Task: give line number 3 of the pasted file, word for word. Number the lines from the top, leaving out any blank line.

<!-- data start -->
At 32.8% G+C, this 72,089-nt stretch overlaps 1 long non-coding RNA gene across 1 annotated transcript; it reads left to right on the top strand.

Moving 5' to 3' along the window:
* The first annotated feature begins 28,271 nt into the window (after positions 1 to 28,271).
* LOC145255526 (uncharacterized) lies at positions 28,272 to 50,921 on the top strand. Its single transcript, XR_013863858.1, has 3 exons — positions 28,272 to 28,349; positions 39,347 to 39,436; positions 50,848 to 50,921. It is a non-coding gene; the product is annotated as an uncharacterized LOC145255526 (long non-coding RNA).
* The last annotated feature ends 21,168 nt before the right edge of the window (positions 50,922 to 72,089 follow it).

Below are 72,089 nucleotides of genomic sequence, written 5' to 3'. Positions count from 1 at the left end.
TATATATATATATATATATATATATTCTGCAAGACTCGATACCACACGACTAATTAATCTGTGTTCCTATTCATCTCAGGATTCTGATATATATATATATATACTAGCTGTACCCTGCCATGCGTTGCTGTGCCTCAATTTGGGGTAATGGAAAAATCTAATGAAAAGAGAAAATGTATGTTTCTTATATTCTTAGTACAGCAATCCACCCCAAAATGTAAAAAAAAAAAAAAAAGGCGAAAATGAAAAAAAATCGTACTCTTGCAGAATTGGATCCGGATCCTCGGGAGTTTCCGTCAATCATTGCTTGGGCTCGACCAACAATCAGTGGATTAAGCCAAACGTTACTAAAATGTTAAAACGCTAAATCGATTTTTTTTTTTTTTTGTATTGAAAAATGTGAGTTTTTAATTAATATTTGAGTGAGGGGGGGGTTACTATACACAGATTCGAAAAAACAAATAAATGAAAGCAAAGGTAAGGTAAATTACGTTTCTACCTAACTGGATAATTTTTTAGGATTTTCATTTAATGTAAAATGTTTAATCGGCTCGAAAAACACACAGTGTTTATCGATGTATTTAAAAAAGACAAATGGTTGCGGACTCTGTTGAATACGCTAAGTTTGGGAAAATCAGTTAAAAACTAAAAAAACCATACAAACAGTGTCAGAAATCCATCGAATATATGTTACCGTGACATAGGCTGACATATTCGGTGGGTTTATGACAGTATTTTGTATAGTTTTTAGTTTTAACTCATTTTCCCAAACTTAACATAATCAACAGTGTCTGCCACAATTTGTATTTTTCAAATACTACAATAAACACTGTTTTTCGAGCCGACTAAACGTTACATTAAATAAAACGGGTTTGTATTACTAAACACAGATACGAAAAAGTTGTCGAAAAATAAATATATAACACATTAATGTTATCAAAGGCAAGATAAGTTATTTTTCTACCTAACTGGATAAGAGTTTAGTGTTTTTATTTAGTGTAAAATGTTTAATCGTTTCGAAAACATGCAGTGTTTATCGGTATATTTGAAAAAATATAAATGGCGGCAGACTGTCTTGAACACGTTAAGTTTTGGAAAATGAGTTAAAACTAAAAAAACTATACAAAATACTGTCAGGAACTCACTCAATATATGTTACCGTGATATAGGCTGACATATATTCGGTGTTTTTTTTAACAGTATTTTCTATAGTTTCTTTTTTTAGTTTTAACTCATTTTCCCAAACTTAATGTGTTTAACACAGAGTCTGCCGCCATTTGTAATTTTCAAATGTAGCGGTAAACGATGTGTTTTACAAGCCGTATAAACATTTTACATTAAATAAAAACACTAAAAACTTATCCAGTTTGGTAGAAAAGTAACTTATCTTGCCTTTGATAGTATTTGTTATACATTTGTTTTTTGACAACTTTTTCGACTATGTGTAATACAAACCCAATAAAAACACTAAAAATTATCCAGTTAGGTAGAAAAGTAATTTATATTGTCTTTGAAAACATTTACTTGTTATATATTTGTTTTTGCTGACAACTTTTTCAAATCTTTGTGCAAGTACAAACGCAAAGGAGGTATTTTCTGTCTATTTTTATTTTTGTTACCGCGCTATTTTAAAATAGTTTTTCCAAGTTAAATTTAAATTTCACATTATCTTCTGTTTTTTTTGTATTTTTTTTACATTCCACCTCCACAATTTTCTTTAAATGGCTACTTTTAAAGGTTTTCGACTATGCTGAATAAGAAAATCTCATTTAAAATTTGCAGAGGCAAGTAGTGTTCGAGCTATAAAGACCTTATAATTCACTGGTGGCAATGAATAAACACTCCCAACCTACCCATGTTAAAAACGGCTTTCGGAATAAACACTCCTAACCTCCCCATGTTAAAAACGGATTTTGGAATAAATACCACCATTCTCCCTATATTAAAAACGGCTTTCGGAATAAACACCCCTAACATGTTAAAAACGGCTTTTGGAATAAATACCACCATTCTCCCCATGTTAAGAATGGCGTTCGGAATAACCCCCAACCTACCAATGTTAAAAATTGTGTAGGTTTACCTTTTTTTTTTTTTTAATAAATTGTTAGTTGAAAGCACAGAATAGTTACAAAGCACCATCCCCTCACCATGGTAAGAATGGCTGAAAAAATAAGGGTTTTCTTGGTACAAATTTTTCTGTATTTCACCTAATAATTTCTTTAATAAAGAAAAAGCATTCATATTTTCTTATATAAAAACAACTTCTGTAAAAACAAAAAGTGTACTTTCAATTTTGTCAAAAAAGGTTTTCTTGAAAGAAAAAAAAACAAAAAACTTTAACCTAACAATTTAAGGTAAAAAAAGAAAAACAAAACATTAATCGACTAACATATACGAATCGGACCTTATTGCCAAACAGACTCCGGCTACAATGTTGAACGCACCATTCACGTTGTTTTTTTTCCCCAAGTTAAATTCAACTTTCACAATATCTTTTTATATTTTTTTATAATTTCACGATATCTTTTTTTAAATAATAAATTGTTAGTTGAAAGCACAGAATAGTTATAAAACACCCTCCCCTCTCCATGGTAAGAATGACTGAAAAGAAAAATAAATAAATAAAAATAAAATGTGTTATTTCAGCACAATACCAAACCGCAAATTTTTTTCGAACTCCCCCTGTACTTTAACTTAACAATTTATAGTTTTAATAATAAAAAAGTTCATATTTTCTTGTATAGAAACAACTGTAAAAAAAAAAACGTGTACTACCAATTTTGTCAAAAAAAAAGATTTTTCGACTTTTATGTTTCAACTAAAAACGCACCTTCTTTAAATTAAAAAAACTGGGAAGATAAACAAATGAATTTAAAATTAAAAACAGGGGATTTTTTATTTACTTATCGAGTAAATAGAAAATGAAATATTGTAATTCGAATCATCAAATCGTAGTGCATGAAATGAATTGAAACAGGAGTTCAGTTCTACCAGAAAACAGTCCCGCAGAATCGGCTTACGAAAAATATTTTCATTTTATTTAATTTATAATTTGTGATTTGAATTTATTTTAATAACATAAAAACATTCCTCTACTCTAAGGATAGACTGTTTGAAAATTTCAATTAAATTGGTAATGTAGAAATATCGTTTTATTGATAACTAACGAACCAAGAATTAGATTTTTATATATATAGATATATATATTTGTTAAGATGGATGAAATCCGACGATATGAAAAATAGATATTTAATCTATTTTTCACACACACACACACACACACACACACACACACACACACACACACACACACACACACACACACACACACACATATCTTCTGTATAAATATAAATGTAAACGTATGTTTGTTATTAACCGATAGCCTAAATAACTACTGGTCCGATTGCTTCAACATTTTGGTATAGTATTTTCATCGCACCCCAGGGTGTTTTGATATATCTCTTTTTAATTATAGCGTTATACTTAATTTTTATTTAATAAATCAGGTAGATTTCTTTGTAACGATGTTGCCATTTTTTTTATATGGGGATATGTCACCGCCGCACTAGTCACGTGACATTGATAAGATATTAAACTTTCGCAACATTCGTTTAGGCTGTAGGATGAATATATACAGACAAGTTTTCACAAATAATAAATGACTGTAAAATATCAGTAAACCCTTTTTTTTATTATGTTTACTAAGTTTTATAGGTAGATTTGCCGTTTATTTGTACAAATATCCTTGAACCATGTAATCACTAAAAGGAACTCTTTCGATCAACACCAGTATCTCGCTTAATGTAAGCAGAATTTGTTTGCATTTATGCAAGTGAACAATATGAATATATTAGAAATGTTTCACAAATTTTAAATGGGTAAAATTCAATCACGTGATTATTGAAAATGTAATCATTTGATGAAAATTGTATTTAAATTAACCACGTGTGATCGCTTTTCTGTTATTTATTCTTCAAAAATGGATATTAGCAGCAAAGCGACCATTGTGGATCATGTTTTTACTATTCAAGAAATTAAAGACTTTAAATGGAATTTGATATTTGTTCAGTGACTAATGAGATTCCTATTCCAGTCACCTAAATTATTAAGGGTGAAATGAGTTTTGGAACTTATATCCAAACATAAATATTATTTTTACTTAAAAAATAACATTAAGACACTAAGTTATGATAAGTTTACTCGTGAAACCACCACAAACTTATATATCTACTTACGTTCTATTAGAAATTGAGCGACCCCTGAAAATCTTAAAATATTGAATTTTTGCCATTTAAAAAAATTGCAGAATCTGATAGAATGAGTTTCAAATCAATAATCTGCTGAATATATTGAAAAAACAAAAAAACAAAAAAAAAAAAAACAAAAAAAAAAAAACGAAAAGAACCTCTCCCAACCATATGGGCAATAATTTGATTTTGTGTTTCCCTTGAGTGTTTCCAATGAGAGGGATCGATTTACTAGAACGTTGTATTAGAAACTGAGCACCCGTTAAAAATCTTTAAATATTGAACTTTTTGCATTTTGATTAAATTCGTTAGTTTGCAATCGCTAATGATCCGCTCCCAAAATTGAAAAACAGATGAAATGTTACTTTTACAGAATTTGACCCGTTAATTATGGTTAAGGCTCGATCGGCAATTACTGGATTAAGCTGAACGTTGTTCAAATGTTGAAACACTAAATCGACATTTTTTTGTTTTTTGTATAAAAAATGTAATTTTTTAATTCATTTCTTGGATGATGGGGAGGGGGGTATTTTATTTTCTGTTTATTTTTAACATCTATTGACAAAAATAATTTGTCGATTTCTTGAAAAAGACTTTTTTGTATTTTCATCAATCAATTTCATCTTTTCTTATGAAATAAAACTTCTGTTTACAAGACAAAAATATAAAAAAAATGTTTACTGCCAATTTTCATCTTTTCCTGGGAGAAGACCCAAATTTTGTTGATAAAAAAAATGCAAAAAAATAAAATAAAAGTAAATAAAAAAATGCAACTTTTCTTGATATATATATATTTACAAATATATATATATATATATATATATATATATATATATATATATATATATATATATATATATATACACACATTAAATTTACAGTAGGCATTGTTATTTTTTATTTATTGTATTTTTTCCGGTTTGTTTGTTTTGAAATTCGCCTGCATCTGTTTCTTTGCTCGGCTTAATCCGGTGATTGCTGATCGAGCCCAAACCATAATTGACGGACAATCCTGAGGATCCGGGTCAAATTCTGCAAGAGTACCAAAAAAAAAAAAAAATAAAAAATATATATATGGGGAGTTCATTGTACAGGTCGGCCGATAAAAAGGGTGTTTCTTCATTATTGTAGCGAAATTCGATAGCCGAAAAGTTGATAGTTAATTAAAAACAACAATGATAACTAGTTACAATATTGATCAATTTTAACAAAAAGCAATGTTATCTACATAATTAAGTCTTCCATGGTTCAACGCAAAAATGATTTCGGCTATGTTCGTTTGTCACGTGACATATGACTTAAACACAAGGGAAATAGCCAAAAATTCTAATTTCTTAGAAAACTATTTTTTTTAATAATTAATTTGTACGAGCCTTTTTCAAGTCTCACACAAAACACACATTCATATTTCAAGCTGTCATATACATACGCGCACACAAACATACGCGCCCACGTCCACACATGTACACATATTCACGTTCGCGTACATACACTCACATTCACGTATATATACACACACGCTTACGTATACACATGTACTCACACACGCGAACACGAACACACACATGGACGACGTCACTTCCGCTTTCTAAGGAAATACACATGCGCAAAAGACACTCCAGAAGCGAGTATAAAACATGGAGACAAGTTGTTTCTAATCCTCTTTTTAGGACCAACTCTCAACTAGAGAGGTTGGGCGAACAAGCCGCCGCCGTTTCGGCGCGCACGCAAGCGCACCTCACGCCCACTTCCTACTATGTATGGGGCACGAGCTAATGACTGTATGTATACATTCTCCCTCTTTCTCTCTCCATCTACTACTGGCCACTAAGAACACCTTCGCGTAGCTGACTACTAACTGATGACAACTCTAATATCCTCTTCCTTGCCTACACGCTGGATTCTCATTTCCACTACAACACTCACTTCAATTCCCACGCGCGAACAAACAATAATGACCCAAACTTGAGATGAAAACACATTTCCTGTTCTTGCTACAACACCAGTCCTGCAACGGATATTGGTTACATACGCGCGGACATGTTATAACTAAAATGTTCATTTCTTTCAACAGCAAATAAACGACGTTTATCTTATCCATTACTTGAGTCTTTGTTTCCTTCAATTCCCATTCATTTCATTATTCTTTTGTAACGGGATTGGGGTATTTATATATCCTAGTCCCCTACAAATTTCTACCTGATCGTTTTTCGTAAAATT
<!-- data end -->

* The first annotated feature begins 28,271 nt into the window (after positions 1 to 28,271).